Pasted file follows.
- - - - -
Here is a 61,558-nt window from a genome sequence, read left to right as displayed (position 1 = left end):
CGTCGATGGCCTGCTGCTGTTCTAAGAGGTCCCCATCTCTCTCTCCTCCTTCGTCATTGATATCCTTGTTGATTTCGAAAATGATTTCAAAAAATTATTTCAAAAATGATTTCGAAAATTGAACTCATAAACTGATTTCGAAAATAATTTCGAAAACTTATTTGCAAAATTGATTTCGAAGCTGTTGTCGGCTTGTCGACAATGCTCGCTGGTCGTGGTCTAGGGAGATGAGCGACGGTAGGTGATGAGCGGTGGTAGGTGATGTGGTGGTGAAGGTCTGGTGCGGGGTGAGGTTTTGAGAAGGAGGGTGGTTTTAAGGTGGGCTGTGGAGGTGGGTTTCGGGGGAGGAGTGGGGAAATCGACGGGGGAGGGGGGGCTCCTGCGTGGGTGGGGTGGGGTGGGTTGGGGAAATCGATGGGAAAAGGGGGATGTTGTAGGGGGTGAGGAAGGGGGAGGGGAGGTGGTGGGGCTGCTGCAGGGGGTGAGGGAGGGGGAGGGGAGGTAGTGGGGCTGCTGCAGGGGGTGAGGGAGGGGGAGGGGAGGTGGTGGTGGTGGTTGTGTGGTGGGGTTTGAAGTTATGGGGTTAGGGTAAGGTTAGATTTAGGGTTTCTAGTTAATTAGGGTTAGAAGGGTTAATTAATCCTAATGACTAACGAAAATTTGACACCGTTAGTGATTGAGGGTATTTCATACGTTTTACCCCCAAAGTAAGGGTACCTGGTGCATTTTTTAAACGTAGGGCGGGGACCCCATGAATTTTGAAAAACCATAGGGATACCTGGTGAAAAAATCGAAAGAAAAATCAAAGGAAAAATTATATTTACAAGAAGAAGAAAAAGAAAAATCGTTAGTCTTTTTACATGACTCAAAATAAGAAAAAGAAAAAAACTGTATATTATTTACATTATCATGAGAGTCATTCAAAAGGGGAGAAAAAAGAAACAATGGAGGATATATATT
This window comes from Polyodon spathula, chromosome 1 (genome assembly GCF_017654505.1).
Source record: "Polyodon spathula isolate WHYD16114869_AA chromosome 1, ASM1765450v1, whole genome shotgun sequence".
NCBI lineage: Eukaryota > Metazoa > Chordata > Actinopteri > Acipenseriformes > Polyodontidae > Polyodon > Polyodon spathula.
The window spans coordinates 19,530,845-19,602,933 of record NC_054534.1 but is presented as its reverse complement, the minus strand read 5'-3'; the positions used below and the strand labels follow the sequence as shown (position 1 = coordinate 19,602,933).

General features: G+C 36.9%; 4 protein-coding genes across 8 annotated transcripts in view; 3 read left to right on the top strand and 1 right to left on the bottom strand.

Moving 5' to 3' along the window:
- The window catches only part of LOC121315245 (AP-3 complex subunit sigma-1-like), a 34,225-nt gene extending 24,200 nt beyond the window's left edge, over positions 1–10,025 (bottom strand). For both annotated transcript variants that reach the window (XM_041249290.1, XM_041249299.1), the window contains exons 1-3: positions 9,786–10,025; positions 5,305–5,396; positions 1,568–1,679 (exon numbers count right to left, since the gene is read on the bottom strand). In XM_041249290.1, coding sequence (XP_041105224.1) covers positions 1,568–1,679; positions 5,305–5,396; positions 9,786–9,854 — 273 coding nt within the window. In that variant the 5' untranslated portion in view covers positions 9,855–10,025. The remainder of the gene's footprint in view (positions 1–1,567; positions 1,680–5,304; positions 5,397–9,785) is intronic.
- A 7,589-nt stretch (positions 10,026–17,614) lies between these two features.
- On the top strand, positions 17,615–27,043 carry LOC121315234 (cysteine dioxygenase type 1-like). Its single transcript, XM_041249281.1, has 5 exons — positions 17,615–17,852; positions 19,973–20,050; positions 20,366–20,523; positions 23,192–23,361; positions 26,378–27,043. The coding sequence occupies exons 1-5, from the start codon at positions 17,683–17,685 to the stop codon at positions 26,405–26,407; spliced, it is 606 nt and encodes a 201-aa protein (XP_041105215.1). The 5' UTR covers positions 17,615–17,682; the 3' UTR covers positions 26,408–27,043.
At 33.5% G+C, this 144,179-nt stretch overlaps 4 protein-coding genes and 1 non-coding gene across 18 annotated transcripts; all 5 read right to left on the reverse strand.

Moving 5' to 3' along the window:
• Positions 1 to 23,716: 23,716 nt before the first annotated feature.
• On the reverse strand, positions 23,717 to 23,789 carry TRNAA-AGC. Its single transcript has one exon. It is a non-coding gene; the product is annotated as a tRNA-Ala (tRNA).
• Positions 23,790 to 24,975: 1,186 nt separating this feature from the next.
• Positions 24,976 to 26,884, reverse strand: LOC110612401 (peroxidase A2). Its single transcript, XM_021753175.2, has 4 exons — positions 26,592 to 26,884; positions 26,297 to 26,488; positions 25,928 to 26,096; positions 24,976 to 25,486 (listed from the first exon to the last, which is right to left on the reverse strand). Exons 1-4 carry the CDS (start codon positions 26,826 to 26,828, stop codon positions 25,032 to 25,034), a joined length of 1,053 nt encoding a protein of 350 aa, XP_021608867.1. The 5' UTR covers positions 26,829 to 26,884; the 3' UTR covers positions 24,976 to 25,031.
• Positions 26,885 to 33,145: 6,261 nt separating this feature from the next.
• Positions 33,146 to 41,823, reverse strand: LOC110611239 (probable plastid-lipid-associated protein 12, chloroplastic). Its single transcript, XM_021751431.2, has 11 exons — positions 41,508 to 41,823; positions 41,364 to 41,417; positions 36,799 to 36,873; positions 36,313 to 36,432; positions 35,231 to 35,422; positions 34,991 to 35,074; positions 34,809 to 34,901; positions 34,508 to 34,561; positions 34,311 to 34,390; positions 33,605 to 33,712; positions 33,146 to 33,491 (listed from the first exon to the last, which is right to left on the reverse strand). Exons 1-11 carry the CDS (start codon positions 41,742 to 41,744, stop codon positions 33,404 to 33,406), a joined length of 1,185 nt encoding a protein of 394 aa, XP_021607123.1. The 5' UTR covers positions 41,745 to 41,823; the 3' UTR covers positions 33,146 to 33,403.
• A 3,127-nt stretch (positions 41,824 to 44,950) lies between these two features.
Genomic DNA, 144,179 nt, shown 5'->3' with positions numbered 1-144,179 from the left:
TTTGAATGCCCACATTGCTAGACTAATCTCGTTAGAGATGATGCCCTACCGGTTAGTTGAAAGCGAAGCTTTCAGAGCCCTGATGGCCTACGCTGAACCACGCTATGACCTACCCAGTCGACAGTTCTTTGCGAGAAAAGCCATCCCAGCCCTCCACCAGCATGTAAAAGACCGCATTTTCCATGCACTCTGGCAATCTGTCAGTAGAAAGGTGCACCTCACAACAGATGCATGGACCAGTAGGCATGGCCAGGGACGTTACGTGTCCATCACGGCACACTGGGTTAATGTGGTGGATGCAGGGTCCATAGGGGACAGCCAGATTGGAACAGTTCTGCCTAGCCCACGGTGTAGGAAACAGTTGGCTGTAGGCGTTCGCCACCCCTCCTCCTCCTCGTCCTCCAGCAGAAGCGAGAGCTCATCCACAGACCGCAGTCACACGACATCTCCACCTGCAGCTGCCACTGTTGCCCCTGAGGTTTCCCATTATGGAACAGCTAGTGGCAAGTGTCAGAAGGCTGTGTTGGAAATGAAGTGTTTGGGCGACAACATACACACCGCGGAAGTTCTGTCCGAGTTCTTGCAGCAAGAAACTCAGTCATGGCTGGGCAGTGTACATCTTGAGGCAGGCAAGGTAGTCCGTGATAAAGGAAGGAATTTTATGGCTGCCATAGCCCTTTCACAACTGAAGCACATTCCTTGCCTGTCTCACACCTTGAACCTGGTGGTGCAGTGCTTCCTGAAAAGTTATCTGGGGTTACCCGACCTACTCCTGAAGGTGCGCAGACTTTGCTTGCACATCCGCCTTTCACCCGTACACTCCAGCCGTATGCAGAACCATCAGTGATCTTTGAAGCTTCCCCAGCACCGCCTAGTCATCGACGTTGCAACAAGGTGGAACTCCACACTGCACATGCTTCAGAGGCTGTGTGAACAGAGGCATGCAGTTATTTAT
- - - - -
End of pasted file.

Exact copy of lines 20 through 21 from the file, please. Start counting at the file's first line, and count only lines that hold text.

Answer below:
• A 3,127-nt stretch (positions 41,824 to 44,950) lies between these two features.
Genomic DNA, 144,179 nt, shown 5'->3' with positions numbered 1-144,179 from the left: